Karakoram in transition: culture, development, and ecology in the Hunza Valley

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Oxford University Press, Mar 1, 2006 - Business & Economics - 419 pages
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In the age of globalization the interconnectedness of world regions is perceived to a much higher degree than ever before. The remoteness of mountain areas has been converted into a view of mountains as a resource centre from where life-spending water originates, as an abode of pristine
cultures, herbs, and niches. Pakistan incorporates some of the highest mountain regions, and the Karakorams have been one of the least known for many centuries. Here we find some of the steepest slopes, mass mobilization, earthquakes and the water towers of humankind. At the same time these areas
are of geopolitical interest in boundary making and control. Trade routes of the caravan age have been transformed into motorable roads such as the Karakoram Highway. The impact of these changes are addressed in this book in which for the first time eminent scholars from various disciplines
cooperate in an international effort to combine state of the art research results about the Hunza Valley. The academic interest in different aspects from culture, ecology, economy and development has been the starting point for presenting the Hunza Valley as an example of high mountain research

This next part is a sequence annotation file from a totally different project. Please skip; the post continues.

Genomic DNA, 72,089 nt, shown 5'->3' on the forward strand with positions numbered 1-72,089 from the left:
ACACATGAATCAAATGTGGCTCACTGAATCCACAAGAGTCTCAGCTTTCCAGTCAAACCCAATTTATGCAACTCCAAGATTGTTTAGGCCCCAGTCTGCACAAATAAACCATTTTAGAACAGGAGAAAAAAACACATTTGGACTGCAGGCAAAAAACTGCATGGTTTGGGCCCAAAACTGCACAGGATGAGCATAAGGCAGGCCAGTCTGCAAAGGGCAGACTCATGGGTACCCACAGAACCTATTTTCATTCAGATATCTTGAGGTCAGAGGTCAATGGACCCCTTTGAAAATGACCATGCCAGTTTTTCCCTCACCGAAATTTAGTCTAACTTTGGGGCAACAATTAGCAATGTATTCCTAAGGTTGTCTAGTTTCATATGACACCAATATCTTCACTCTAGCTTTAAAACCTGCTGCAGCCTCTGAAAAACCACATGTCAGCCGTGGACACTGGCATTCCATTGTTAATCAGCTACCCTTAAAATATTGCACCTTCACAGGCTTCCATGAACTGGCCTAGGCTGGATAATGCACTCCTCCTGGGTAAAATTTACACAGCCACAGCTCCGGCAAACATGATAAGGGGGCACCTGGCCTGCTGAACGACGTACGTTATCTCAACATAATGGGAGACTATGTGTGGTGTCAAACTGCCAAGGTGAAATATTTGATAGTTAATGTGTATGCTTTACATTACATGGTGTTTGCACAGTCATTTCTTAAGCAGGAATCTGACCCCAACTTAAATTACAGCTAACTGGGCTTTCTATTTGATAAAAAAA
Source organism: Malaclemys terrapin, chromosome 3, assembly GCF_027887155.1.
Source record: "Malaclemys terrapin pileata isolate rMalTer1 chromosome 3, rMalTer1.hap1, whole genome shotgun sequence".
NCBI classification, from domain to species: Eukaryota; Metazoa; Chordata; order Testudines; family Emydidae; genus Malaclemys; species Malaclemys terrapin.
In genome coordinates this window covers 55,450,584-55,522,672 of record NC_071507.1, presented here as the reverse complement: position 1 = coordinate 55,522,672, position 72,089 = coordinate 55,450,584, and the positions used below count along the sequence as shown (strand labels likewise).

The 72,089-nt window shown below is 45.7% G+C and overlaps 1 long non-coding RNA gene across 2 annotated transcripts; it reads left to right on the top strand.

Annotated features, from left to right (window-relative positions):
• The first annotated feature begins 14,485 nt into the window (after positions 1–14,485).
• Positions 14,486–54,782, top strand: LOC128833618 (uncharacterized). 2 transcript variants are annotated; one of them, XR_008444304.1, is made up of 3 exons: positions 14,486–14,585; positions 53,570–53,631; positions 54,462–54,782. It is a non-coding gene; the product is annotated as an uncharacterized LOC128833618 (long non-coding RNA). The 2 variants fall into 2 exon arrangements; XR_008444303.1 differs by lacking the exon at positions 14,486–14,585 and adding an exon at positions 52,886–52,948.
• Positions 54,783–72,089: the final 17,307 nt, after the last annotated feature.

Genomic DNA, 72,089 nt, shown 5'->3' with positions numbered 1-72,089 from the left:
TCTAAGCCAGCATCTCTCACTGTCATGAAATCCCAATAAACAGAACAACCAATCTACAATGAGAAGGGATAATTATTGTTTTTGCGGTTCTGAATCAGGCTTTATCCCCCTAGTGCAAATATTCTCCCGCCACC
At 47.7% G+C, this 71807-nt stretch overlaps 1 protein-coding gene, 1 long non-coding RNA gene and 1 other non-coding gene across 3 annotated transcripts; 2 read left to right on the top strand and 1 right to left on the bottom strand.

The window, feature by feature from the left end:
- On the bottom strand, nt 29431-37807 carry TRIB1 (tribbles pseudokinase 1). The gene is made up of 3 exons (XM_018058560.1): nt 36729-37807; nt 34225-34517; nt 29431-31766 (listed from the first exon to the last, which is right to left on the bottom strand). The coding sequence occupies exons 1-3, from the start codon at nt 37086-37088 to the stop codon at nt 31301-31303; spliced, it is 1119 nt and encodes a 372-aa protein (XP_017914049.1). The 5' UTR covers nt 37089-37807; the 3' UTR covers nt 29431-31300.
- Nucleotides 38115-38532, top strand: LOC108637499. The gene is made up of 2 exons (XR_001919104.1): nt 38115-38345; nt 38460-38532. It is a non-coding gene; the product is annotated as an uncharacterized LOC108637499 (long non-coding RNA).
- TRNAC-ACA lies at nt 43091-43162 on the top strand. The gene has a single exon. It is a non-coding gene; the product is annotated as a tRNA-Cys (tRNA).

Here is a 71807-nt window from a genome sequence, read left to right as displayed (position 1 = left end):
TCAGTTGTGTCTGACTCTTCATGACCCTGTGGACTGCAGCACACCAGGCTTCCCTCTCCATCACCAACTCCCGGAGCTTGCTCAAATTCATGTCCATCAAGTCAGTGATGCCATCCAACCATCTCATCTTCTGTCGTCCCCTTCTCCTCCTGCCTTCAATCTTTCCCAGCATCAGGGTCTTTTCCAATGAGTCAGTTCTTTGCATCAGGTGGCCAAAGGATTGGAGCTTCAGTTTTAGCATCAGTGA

from which new insights into sustainable mountain development can be derived. Therefore the focus on a specific valley opens methodological and conceptual venues based on sound empirical data from fieldwork experiences. The Hunza Valley can be considered as an arena of research and development for
half a century. With this book the most recent insights are presented in a holistic effort.

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Contents

Will its Future Become
145
Epigraphical Evidence for Transregional History
159
Sources of Gilgit Hunza and Nager History 15001800 and Comments
171
Copyright

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